When I was completing the second painting of the bird with the Caran d’Ache Prismalo, I used the ever faithful Caran d’Ache Palette. The Palette is a wonderful tool that simply transform watercolor pencils, it opens up so many more options and turns an already versatile art medium into amazingly versatile. The Palette is a Caran d’Ache product however it can be used for any water soluble pencil or crayon style art medium you may own. I personally could not be without the palette and it is always close by just incase I fancy using some watercolor pencils.

Caran d’Ache Prismalo Lightfast Ratings.

Ordinarily, lightfast ratings for Caran d’Ache products are really easy to find, however with the Prismalo it was a little bit more difficult, but the fact they are student grade pencils, I expected lightfast ratings to be difficult. I eventually tracked them down and was really surprised at how good they are considering they are student grade.

Of the 80 pigments available 20 are classified three star which is excellent, 54 are classified two star which is considered very good and 6 are classified one star which is considered fair. I am not suggesting that the Prismalo are the ideal water soluble pencils to use for your next commission or anything like that, however, they are perfect for almost everything else outside of the commission realm, which is quite a lot.

Caran d’Ache Prismalo Pricing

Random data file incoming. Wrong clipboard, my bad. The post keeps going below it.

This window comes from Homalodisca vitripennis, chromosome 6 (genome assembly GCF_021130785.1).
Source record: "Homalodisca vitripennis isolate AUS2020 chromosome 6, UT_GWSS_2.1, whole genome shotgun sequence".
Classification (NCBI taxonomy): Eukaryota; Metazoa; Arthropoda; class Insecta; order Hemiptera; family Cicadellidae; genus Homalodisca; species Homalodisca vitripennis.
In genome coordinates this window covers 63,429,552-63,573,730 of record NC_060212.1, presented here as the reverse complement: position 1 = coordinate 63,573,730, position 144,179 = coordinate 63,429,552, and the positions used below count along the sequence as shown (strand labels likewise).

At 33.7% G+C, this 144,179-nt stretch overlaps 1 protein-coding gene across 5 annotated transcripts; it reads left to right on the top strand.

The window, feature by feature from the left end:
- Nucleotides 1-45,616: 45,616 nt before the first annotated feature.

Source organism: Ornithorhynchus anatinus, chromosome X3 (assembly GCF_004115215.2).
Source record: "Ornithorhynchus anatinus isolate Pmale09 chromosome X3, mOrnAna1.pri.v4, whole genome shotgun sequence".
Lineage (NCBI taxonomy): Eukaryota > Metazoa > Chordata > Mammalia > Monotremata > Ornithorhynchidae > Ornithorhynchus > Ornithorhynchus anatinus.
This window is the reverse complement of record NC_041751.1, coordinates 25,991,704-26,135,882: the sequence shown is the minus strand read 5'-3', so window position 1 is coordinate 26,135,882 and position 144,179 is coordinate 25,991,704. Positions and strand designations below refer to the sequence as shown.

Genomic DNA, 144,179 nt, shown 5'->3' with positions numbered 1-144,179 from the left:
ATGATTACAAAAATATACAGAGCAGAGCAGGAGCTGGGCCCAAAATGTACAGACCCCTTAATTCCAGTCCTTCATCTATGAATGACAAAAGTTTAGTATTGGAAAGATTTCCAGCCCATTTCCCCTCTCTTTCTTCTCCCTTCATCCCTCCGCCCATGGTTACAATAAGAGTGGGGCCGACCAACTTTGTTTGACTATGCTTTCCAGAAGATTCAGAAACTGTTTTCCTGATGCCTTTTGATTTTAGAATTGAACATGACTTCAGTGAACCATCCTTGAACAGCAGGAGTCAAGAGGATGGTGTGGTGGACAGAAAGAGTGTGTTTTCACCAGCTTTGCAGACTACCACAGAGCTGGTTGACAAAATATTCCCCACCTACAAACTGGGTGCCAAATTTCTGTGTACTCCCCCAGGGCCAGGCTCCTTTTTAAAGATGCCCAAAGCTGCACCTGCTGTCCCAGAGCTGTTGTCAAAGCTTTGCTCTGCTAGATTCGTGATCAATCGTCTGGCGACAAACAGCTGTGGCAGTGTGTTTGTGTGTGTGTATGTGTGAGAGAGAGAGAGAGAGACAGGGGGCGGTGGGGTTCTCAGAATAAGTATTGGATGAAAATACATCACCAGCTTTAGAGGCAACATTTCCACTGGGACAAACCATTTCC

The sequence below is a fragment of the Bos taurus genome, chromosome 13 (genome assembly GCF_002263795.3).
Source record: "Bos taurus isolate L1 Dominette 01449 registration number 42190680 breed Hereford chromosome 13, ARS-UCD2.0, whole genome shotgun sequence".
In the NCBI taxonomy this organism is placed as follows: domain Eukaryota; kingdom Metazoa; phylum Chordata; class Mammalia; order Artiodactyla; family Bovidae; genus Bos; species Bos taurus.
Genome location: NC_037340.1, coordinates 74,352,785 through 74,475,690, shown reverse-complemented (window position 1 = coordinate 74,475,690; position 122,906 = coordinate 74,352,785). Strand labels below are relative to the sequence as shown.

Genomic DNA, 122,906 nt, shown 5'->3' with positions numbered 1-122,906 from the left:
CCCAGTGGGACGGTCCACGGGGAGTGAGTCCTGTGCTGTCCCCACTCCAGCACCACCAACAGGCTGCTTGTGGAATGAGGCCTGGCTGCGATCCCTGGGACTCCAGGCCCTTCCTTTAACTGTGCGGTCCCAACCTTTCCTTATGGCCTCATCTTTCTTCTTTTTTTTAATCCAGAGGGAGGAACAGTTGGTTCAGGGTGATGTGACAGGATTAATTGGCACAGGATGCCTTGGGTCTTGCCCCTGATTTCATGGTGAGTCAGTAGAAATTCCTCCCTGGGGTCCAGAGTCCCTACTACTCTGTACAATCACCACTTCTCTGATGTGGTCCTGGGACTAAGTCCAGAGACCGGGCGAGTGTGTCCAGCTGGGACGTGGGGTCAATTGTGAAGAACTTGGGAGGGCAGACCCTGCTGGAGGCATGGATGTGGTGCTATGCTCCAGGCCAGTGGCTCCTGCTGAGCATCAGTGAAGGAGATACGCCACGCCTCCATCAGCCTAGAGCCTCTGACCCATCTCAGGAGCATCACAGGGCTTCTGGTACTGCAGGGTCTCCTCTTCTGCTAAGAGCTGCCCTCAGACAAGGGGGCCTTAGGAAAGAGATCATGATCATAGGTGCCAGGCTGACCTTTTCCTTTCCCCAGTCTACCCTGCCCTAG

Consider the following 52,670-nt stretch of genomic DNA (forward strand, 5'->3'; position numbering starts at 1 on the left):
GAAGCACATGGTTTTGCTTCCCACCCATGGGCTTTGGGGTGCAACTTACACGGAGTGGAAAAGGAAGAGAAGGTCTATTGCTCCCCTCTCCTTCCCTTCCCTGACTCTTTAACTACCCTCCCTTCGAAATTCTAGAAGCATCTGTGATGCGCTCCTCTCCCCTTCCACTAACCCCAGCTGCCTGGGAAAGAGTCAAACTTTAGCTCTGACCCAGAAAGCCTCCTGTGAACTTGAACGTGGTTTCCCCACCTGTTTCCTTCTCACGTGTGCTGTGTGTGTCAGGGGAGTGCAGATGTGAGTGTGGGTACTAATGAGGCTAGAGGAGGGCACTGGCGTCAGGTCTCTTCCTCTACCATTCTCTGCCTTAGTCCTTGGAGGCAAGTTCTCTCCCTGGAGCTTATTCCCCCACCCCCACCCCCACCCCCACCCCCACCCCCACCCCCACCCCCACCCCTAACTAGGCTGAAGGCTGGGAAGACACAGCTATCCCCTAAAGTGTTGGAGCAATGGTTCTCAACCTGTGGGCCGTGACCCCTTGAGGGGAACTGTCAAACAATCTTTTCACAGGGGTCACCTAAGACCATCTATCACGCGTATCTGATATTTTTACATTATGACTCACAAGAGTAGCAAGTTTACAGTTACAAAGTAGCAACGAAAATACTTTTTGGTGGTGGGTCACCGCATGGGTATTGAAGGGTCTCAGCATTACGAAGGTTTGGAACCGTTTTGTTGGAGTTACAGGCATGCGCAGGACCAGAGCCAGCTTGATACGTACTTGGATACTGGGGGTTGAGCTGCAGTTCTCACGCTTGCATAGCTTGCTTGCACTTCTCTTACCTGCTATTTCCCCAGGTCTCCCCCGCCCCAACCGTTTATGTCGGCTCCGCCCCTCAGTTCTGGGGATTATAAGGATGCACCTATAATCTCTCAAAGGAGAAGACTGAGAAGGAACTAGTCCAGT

We all know the saying, “You get what you pay for” and nowhere is that more true than at the dizzy heights of Caran d’Ache Towers. The prices I have listed here are from Amazon and not directly from the Caran d’Ache website, although you can of course purchase directly from the Caran d’Ache website.

Here in the UK for the 12 set of Prismalo you can expect to pay £15, for the 18 set you can expect to pay approximately £24, the 30 set will cost about £36, the 40 set approximately £59 and the 80 set £117. If you wanted to be a bit more extravagant you could buy the 80 set of Prismalo in the wooden box for approximately £165 which considering the quality of the pencils and the gorgeous box they come in, this price is fantastic.

I took a look on the Amazon US website and the amount of sets available were surprisingly low, so I have only added the prices of those I could find. For the 30 set you can expect to pay approximately $45 and for the 80 set you can expect to pay approximately $115.